Let's take a look at the 10 year bond(TNX) trade over the past few months:
As you can see it's pretty much fallen off a cliff since May and it was down pretty sharply again today despite the rally.
So is the bond market pricing in deflation? That and more in my view(more on this later).
The bottom line here is this chart on the 10 year is flat out frightening for anyone that is involved involved in the credit markets.
Let's put this move into perspective by looking at the TNX trade back in 2008 versus today:
As you can see by the trendline above, we are now seeing lower yields on the 10 year than we did during the crash of 2008.
This is pretty remarkable when you consider that all of Wall St thought the whole financial system was about to collapse back then. The fear was 10 fold what it is today and yet the 10 year yield is now lower today then it was back then.
The all time recent lows on TNX of course were as a result of the Fed's infamous QE announcement in 2009.
So are the credit markets more afraid today then they were in 2008? I believe so because the recent economic data is rapidly looking like it did in 2008(possibly worse).
Folks, there will be no significant stock rally with the 10 year reaching new lows on an almost daily basis. Bonds must begin selling off in order for stocks to move higher. This is why the rally failed today.
I mean think about it: We had every reason to see stocks soar this morning. We were deeply oversold, Europe has strongly rallied as we opened, and the futures had bounced back up to +17 on the S&P right before the open after being as low as -10 last night. This was a very powerful reversal that should have set the table for a strong rally.
The market instead ended up laying a pretty rotten egg.
Within an hour after the markets opened I knew the rally was going to fade because I noticed the 10 year was still moving higher.
Strong rallies typically need solid outflows from bonds in order to be sustained. Without the bond market participating it forces the rest of the market to lose confidence.
I am sure traders expected the 10 year bond to sell off hard after the impressive 170 point rise seen shortly after the open. They figured the risk trade was on for the day and the 10 year would act accordingly and move down especially considering how badly oversold the bond was.
Just look at the chart above folks: The 10 year had been literally selling off almost everyday for the last couple weeks. When the 10 year went the other way on the strong opening the traders immediately took notice.
The lack of participation by the bond market told traders that there is a lot of big money that's very afraid right now. Stocks then started to roll over as a result.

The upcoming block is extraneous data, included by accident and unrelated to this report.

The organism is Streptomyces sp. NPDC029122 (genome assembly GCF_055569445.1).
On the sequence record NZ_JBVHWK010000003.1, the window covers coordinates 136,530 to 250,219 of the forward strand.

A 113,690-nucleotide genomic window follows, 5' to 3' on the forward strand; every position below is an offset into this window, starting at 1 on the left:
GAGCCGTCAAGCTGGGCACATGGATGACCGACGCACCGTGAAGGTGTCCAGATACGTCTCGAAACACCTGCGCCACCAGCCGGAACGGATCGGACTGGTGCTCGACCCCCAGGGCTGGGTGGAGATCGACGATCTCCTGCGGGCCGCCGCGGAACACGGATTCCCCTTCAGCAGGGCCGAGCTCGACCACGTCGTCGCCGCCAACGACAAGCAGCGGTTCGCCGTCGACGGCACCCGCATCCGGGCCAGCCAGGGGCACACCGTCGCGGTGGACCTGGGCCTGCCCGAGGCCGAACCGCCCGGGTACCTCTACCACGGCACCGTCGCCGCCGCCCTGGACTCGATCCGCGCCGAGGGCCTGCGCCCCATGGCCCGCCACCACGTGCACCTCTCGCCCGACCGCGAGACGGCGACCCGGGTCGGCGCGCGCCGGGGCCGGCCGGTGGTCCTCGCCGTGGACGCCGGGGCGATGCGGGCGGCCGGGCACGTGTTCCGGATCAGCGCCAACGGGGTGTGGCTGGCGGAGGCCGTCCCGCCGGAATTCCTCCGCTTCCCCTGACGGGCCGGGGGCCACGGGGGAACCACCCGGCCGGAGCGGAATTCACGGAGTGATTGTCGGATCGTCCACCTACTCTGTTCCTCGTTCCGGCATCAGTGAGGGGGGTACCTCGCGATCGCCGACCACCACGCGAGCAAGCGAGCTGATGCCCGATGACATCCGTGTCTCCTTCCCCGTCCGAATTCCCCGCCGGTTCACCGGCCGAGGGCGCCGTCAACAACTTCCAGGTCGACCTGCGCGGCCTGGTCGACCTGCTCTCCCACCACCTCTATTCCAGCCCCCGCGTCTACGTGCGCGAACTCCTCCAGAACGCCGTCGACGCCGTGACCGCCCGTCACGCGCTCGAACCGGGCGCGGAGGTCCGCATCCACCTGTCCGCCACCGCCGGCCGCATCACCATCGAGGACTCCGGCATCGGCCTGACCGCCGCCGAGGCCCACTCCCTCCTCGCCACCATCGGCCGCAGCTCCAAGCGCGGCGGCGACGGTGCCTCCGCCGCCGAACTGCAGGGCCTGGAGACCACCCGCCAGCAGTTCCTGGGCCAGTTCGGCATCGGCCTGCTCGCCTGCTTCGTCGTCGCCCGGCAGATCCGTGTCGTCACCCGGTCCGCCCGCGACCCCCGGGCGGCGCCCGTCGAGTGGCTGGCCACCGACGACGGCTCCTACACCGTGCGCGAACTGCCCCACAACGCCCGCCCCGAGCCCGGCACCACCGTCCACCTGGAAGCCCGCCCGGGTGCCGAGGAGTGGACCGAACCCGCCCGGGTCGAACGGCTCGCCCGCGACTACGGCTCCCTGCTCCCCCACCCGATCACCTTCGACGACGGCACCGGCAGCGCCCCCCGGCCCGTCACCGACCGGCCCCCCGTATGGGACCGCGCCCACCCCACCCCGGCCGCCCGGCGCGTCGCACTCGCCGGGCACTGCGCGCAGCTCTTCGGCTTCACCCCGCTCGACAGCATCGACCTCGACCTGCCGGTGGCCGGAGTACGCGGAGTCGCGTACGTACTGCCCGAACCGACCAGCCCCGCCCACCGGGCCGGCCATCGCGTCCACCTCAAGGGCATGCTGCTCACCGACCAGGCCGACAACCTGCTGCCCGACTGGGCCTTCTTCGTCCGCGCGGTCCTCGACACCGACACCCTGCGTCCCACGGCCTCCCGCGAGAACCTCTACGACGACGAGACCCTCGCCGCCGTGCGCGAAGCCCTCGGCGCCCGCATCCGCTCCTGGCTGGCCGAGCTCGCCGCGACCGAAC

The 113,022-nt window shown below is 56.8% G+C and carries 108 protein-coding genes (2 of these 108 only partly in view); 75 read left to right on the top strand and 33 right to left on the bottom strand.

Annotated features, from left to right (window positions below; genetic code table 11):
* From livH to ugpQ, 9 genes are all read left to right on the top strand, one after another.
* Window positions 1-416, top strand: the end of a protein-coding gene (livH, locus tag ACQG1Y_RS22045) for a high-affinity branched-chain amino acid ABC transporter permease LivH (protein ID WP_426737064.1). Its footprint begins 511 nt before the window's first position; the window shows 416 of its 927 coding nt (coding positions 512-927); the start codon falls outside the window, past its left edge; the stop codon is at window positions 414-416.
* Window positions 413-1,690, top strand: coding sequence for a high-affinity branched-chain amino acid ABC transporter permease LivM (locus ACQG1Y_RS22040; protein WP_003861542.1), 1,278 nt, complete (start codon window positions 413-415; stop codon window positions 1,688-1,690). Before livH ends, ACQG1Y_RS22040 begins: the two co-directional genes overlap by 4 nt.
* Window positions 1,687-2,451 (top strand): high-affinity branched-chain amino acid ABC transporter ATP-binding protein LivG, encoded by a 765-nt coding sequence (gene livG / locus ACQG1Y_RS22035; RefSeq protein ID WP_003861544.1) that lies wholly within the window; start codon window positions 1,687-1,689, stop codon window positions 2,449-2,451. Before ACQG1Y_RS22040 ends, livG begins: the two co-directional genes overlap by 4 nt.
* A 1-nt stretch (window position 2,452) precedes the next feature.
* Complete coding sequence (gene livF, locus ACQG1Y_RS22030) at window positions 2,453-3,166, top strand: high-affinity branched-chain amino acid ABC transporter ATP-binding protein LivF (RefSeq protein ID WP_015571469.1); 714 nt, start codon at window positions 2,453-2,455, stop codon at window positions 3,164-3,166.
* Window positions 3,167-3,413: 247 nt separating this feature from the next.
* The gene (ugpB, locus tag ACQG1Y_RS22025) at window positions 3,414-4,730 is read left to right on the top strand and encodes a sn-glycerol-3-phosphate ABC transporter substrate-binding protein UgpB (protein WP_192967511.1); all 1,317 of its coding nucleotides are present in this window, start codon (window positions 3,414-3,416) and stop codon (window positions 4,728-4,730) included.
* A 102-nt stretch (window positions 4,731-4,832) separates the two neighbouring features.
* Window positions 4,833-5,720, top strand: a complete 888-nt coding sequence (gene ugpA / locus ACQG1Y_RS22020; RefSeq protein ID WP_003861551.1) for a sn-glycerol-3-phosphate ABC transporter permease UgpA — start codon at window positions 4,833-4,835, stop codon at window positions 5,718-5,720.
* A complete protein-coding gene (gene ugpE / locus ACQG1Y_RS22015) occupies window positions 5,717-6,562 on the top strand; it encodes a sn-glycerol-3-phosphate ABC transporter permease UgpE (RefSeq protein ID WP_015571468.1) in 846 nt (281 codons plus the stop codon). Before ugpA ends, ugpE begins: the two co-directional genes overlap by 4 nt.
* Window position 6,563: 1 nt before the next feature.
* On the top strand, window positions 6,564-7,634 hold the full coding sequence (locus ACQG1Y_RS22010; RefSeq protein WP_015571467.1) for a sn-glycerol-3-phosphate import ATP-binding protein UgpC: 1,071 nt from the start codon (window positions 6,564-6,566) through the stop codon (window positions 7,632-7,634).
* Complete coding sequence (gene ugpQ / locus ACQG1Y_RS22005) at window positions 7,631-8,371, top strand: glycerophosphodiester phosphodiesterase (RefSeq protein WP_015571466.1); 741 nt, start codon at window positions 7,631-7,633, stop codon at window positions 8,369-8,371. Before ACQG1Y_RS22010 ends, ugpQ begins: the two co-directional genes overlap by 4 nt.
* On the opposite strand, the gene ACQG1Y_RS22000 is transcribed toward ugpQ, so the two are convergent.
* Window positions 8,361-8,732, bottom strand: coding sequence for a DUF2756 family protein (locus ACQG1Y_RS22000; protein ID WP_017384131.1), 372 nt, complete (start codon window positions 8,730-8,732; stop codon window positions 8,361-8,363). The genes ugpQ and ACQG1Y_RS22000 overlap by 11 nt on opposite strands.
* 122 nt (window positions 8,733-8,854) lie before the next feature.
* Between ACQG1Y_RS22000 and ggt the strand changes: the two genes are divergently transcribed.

So why the flight into bonds?
I believe the answer is multifaceted:
1) The economy stinks and investors are afraid of weaker than expected 2nd half corporate earnings which is sending many to the sidelines via treasuries.
2) The European sovereign debt crisis.
3) The risk of deflation appears to be very real. If this scenario plays out the 10 year will be under 2% in no time. This will not be good though folks because it means the economy is in shambles.
4) The bond market is attempting to front run the Fed's QE2.
Let me talk about #4 a bit. Bernanke's 2002 thesis on fighting deflation involves a "last resort" response where the Fed begins buying the long end of the bond curve in order to peg rates to ridiculously low levels.
In theory this would lower rates and make it easier for this country to service our debt. It would also theoretically potentially stimulate lending which would help turn the economy around and stop deflation in it's tracks according to helicopter Ben.
John Mauldin had an excellent piece on Ben's 2002 thesis last night on Seeking Alpha.
The Bottom Line
Personally I believe that Ben is smoking a crack pipe if he believes this thesis will work. People do not have any desire to go out and buy $600,000 McMansions anymore. Most Americans don't even know if they will be working two years from now.
Why on earth would Ben believe that we want to take on more risk via Ponzi financing under such unstable economic conditions.
Additionally, the unintended consequences of doing another QE blitz are numerous:
The bond market could potentially panic and take rates in the other direction if they begin to agonize over even more deficit spending and the threat of default.
Also, with below rates below say 2% on a QE 2, how does a house ever appreciate in value?
You know rates down the road would only have one way to go from 1-2% rates that we would see on the long bond rates post QE Part 2(that is if the bond market behaved)..
The value of these houses that would be bought at 1-2% rates would drop because borrowing would inevitably become more expensive as rates rose once the economy began to recover because we would have to protect ourselves from inflation in a growing economy.
Buying a houses in this type of low rateenvironment would leave you with an asset that is guaranteed to lose value over time.
I am sure there are other unintended consequences of such actions. The markets could potentially panic on a QE2 announcement because the perception would be that the Fed thinks the country is about to get smacked by deflation.
All of this being said: I am not sure such a move by the Fed would ever be allowed by Congress. The Republicans and some of the Democrats would be strongly against more deficit spending.
Ben could possibly pull a Hank Paulson and tell Congress that the world is going to end if he doesn't get his way. I am not sure this would work this time.
Let's hope this country finds the political will to stop all of the bailout/QE nonsense by the Fed and it's bankers. Deflation is coming and there is no way for the Fed to stop it.
Disclosure: No new positions taken at the time of publication.